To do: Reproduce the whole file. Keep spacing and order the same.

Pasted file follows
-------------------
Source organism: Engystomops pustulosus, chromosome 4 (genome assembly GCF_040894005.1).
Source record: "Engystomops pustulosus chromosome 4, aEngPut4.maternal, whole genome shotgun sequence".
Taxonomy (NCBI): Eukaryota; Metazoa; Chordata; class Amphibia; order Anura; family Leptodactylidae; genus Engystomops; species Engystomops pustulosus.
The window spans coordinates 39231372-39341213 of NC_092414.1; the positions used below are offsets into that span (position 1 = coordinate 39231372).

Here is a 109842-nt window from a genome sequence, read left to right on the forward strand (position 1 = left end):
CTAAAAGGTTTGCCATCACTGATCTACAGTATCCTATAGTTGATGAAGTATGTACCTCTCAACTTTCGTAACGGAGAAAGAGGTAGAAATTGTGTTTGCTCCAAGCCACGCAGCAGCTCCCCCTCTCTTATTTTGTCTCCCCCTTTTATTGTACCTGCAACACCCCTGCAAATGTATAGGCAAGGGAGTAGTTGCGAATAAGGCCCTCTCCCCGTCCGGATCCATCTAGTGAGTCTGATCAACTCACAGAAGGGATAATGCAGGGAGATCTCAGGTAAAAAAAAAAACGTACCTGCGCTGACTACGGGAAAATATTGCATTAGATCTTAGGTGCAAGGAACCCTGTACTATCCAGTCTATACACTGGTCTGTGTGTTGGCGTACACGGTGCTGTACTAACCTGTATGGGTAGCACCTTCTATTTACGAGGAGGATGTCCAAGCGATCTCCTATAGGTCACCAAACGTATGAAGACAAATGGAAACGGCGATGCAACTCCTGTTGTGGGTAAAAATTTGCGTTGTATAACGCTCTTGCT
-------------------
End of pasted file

Source organism: Engystomops pustulosus, chromosome 4 (genome assembly GCF_040894005.1).
Source record: "Engystomops pustulosus chromosome 4, aEngPut4.maternal, whole genome shotgun sequence".
Taxonomy (NCBI): Eukaryota; Metazoa; Chordata; class Amphibia; order Anura; family Leptodactylidae; genus Engystomops; species Engystomops pustulosus.
The window spans coordinates 39231372-39341213 of NC_092414.1; the positions used below are offsets into that span (position 1 = coordinate 39231372).

Here is a 109842-nt window from a genome sequence, read left to right on the forward strand (position 1 = left end):
CTAAAAGGTTTGCCATCACTGATCTACAGTATCCTATAGTTGATGAAGTATGTACCTCTCAACTTTCGTAACGGAGAAAGAGGTAGAAATTGTGTTTGCTCCAAGCCACGCAGCAGCTCCCCCTCTCTTATTTTGTCTCCCCCTTTTATTGTACCTGCAACACCCCTGCAAATGTATAGGCAAGGGAGTAGTTGCGAATAAGGCCCTCTCCCCGTCCGGATCCATCTAGTGAGTCTGATCAACTCACAGAAGGGATAATGCAGGGAGATCTCAGGTAAAAAAAAAAACGTACCTGCGCTGACTACGGGAAAATATTGCATTAGATCTTAGGTGCAAGGAACCCTGTACTATCCAGTCTATACACTGGTCTGTGTGTTGGCGTACACGGTGCTGTACTAACCTGTATGGGTAGCACCTTCTATTTACGAGGAGGATGTCCAAGCGATCTCCTATAGGTCACCAAACGTATGAAGACAAATGGAAACGGCGATGCAACTCCTGTTGTGGGTAAAAATTTGCGTTGTATAACGCTCTTGCT